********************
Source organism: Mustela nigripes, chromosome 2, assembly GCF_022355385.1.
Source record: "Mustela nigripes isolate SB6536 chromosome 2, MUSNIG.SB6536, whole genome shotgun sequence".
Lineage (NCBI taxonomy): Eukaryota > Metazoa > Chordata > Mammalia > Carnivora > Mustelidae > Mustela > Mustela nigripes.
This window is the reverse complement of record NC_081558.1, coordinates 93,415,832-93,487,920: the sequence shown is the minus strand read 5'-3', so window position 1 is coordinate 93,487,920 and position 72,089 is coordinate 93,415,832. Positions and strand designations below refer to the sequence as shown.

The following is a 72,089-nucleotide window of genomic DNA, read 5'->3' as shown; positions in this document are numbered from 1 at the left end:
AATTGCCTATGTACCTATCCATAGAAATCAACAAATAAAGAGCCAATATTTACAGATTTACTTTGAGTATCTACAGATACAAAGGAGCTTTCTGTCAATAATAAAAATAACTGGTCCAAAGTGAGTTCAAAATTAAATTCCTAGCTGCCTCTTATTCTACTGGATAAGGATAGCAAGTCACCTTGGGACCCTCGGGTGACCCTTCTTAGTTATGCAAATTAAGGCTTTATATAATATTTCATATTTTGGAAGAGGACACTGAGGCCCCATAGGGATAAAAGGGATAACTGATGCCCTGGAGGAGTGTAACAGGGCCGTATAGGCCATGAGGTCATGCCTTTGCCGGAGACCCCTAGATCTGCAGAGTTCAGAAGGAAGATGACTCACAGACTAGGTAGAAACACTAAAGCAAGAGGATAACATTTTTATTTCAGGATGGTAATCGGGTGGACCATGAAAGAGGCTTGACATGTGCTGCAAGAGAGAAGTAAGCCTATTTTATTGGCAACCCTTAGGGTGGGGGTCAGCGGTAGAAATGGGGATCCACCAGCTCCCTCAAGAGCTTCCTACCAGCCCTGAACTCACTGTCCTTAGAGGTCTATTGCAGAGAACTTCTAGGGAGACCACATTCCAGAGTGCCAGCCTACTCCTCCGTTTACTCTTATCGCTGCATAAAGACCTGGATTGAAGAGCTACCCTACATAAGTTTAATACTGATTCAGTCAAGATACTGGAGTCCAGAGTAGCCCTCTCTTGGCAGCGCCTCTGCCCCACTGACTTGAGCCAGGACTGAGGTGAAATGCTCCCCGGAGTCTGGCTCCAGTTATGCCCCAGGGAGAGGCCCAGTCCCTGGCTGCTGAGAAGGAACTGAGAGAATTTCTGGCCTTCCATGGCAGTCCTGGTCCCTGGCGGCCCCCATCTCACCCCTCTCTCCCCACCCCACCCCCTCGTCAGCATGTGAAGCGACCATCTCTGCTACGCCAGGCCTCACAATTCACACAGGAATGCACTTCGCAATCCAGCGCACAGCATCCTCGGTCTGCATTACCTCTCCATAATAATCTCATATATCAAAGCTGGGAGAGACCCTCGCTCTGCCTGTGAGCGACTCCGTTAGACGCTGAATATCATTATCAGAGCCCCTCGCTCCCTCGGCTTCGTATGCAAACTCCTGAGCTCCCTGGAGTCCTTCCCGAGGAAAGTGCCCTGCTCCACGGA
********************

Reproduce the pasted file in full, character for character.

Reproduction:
Source organism: Mustela nigripes, chromosome 2, assembly GCF_022355385.1.
Source record: "Mustela nigripes isolate SB6536 chromosome 2, MUSNIG.SB6536, whole genome shotgun sequence".
Lineage (NCBI taxonomy): Eukaryota > Metazoa > Chordata > Mammalia > Carnivora > Mustelidae > Mustela > Mustela nigripes.
This window is the reverse complement of record NC_081558.1, coordinates 93,415,832-93,487,920: the sequence shown is the minus strand read 5'-3', so window position 1 is coordinate 93,487,920 and position 72,089 is coordinate 93,415,832. Positions and strand designations below refer to the sequence as shown.

The following is a 72,089-nucleotide window of genomic DNA, read 5'->3' as shown; positions in this document are numbered from 1 at the left end:
AATTGCCTATGTACCTATCCATAGAAATCAACAAATAAAGAGCCAATATTTACAGATTTACTTTGAGTATCTACAGATACAAAGGAGCTTTCTGTCAATAATAAAAATAACTGGTCCAAAGTGAGTTCAAAATTAAATTCCTAGCTGCCTCTTATTCTACTGGATAAGGATAGCAAGTCACCTTGGGACCCTCGGGTGACCCTTCTTAGTTATGCAAATTAAGGCTTTATATAATATTTCATATTTTGGAAGAGGACACTGAGGCCCCATAGGGATAAAAGGGATAACTGATGCCCTGGAGGAGTGTAACAGGGCCGTATAGGCCATGAGGTCATGCCTTTGCCGGAGACCCCTAGATCTGCAGAGTTCAGAAGGAAGATGACTCACAGACTAGGTAGAAACACTAAAGCAAGAGGATAACATTTTTATTTCAGGATGGTAATCGGGTGGACCATGAAAGAGGCTTGACATGTGCTGCAAGAGAGAAGTAAGCCTATTTTATTGGCAACCCTTAGGGTGGGGGTCAGCGGTAGAAATGGGGATCCACCAGCTCCCTCAAGAGCTTCCTACCAGCCCTGAACTCACTGTCCTTAGAGGTCTATTGCAGAGAACTTCTAGGGAGACCACATTCCAGAGTGCCAGCCTACTCCTCCGTTTACTCTTATCGCTGCATAAAGACCTGGATTGAAGAGCTACCCTACATAAGTTTAATACTGATTCAGTCAAGATACTGGAGTCCAGAGTAGCCCTCTCTTGGCAGCGCCTCTGCCCCACTGACTTGAGCCAGGACTGAGGTGAAATGCTCCCCGGAGTCTGGCTCCAGTTATGCCCCAGGGAGAGGCCCAGTCCCTGGCTGCTGAGAAGGAACTGAGAGAATTTCTGGCCTTCCATGGCAGTCCTGGTCCCTGGCGGCCCCCATCTCACCCCTCTCTCCCCACCCCACCCCCTCGTCAGCATGTGAAGCGACCATCTCTGCTACGCCAGGCCTCACAATTCACACAGGAATGCACTTCGCAATCCAGCGCACAGCATCCTCGGTCTGCATTACCTCTCCATAATAATCTCATATATCAAAGCTGGGAGAGACCCTCGCTCTGCCTGTGAGCGACTCCGTTAGACGCTGAATATCATTATCAGAGCCCCTCGCTCCCTCGGCTTCGTATGCAAACTCCTGAGCTCCCTGGAGTCCTTCCCGAGGAAAGTGCCCTGCTCCACGGA